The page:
To get a shot at Oklahoma State in the winner’s bracket (the Cowgirls open against Fordham), the 40-14 Huskers first must defeat North Texas in their May 20 first-round matchup.

Riding a five-game winning streak after posting an 18-game win streak that included a 13-0 start to the conference portion of the schedule, then losing four of their next five, has taught the Huskers how to handle ups and downs.

“The win streak helped us learn how to embrace the excitement around our program but also be able to shut it out when the focus needs to be on getting better,” Revelle said. “We love that people are noticing Nebraska softball, but we need to keep them excited.”

Once all the regional fields were announced, a quick review of the brackets shows the selection committee placed Nebraska as the fifth-best team in the Big Ten. Northwestern was given the No. 9 national seed and is hosting a regional that features Oakland, McNeese and Notre Dame.

Michigan was nearly awarded a home regional but instead goes to No. 16 Central Florida and will play South Dakota State in the first round. Illinois and Ohio State also were placed as No. 2 seeds against national seeds lower than Oklahoma State. The Fighting Illini are paired with No. 15 Missouri and the Buckeyes travel to No. 11 Tennessee.

A second-place finish in the regular season standings and the tournament championship didn’t appear to be enough for the committee even though Nebraska was 3-0 against Michigan and 2-2 against Ohio State. The Huskers won the last two games against the Buckeyes, including a 2-1 victory in the tournament semifinals.

Coach Rhonda Revelle received an ice water shower after Nebraska’s win.
Coach Rhonda Revelle received an ice water shower after Nebraska’s win.

Nebraska also had four players on the all-tournament team – pitchers Olivia Farrell and Courtney Wallace, second baseman Cam Ybarra and first baseman Mya Felder. Ybarra was named the tournament’s most outstanding player.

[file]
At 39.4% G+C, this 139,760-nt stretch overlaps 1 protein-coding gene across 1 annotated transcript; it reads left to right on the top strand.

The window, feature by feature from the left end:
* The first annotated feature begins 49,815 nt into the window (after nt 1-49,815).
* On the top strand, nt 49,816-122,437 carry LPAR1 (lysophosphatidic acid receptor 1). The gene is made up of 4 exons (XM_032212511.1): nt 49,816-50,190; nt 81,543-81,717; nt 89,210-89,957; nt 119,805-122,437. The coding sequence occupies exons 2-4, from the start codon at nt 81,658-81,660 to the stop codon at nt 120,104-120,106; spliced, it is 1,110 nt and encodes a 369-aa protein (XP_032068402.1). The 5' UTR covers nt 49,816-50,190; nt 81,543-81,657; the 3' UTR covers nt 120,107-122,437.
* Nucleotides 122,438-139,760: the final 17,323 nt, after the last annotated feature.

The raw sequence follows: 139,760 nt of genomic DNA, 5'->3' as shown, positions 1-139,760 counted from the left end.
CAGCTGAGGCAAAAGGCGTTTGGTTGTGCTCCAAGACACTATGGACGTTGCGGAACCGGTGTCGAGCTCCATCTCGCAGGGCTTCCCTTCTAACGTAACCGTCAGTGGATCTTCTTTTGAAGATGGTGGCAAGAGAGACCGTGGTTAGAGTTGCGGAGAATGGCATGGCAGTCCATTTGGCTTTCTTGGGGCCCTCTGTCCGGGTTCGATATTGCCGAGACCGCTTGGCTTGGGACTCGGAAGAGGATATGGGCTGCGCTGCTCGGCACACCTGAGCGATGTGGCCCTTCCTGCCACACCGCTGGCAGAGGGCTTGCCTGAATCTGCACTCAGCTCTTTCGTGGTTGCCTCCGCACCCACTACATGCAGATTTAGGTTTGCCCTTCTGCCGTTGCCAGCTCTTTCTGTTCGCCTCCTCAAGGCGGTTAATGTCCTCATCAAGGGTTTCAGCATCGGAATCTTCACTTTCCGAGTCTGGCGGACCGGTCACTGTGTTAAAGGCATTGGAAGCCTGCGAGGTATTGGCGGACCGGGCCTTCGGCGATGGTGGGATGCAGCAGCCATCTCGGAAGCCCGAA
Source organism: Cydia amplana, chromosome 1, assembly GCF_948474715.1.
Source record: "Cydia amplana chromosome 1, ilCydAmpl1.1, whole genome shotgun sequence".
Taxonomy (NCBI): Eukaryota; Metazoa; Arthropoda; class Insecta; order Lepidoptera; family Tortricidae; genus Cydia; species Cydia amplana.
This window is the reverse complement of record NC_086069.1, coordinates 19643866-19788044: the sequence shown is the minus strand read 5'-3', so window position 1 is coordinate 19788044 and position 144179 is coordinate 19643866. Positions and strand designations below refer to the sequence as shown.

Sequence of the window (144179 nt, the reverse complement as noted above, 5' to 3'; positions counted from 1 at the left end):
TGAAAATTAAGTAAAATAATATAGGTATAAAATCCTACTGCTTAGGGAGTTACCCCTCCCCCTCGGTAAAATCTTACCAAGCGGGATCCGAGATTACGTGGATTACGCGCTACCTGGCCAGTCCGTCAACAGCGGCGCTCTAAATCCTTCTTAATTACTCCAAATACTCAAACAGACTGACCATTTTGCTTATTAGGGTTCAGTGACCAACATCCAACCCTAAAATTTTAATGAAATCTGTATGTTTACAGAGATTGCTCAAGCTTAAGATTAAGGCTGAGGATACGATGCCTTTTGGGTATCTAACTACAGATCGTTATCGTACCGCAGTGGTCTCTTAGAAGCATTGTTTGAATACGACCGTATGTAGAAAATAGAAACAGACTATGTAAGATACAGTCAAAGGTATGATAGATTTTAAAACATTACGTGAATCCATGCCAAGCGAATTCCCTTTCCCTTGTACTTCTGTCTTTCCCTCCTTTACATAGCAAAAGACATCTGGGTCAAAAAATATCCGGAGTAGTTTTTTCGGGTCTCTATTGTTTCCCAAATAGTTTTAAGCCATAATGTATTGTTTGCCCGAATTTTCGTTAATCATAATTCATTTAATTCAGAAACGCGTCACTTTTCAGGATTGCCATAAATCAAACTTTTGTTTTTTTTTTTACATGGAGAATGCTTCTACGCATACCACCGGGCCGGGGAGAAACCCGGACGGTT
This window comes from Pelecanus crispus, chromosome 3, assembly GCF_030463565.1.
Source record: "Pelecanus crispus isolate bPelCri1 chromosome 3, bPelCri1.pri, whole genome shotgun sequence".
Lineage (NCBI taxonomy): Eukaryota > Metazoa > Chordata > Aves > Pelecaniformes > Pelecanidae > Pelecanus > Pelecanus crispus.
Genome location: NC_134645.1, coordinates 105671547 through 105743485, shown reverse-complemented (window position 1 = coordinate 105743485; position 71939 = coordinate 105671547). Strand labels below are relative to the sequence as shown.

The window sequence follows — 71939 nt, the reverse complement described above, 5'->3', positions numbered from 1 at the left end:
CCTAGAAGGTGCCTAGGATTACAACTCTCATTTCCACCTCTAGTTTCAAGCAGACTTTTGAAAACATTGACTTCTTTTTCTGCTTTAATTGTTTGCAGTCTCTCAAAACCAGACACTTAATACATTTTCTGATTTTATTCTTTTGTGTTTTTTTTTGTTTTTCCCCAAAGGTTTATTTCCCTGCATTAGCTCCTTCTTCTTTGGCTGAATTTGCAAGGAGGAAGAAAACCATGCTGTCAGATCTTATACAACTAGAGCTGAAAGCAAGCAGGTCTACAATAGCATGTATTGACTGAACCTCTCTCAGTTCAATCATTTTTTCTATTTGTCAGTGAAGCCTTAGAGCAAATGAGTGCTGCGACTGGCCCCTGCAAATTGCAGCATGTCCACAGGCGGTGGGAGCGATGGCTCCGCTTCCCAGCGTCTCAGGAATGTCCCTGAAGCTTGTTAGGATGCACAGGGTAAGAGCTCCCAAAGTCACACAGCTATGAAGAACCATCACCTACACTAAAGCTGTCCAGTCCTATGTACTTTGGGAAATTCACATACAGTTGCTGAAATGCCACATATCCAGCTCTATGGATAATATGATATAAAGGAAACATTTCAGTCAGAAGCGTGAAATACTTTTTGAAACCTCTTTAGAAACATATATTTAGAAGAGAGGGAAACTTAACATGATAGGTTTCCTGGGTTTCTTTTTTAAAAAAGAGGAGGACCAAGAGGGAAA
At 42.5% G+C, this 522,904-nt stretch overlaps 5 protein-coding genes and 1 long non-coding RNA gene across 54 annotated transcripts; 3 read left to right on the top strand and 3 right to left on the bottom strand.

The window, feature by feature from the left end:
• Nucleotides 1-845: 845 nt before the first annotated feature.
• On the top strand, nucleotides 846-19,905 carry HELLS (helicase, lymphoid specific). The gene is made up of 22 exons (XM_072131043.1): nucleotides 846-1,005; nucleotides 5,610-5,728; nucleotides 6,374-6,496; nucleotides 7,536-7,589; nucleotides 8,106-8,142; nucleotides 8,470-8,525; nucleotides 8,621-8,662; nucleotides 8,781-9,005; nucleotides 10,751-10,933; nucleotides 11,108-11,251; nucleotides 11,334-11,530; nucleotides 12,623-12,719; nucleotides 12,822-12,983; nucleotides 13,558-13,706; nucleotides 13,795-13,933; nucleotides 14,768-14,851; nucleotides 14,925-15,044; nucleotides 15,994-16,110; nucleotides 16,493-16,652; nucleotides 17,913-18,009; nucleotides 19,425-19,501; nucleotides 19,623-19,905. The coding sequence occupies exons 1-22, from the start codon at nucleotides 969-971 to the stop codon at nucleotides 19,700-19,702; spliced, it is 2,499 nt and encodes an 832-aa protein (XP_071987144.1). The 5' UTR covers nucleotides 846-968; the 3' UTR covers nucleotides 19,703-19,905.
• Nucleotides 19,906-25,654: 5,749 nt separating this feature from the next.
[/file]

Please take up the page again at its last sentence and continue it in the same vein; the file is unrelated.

Revelle said where Nebraska landed in the brackets has never been a discussion point in any meetings. The Huskers focus on what they can control – themselves.

“If you look at he all-tournament team, three of the pitchers on there we had victories over,” Revelle said. “We were facing good pitching. You get to this time of year you don’t expect high-scoring games. In these tournaments they all have hitting and pitching and can do some things.”

When he shouts “Go Big Red” the next time, the players likely will hear the chancellor because Ronnie Green will be in Stillwater. They heard him on May 15 when the team gathered for the selection show, and Green represented the championship trophy – the only one Nebraska has won in any sport this season – at Bowlin Stadium.

He also acknowledged the three seniors who missed the commencement exercises – Ybarra, Wallace and Anni Raley – because they were taking care of business in East Lansing.

Just as they have in the classroom, every player is continually learning on the field.

“They’ve learned not only how to exist in a close game, but how to come out on top,” Revelle said. “They’ve been learning as they’ve gone along; they’ve been learning to win and learning different ways to win.”